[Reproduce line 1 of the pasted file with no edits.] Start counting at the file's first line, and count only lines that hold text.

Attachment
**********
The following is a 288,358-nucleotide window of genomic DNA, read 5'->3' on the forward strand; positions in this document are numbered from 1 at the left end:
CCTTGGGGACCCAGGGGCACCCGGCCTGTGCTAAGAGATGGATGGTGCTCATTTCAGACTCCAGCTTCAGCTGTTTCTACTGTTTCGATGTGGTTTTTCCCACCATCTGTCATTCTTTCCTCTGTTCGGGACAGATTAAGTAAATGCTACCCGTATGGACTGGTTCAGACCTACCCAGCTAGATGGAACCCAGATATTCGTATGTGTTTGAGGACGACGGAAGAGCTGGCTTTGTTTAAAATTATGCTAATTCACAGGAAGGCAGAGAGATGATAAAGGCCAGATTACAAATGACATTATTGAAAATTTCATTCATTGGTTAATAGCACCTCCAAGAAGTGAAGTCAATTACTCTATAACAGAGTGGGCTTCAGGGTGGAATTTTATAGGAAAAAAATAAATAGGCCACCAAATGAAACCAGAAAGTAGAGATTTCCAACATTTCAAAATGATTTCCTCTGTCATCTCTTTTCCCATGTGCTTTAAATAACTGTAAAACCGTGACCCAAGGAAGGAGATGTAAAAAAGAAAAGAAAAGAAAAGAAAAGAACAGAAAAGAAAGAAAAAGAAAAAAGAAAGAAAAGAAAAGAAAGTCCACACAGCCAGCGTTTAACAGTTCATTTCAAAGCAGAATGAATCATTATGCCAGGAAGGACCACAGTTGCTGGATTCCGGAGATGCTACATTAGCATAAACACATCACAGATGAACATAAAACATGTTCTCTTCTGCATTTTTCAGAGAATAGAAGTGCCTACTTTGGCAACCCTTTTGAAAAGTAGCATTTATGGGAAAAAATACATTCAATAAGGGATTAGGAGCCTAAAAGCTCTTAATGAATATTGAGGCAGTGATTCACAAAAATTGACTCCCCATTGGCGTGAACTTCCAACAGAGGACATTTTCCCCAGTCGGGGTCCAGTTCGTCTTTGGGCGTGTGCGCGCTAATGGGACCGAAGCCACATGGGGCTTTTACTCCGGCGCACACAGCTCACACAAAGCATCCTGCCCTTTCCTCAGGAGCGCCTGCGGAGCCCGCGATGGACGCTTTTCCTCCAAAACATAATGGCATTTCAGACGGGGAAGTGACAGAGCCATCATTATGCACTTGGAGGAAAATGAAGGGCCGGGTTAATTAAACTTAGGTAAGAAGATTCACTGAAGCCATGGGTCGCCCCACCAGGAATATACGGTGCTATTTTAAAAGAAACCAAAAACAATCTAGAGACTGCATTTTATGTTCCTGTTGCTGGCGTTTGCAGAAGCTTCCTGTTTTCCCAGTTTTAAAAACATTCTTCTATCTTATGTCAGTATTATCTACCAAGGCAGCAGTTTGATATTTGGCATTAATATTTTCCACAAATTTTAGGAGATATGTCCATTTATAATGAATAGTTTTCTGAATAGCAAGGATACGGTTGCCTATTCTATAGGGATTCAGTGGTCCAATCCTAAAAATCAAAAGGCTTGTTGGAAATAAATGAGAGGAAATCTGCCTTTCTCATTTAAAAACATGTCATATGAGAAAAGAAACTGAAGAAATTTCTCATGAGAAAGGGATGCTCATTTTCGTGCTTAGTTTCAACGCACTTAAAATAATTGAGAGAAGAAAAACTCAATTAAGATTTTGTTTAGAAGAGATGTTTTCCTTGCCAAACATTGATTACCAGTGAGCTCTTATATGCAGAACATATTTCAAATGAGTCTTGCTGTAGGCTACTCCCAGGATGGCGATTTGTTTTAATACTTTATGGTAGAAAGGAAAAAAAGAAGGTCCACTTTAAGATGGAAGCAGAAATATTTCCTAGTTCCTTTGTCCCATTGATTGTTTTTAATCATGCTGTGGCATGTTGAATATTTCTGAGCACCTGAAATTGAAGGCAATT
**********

The following is a 288,358-nucleotide window of genomic DNA, read 5'->3' on the forward strand; positions in this document are numbered from 1 at the left end: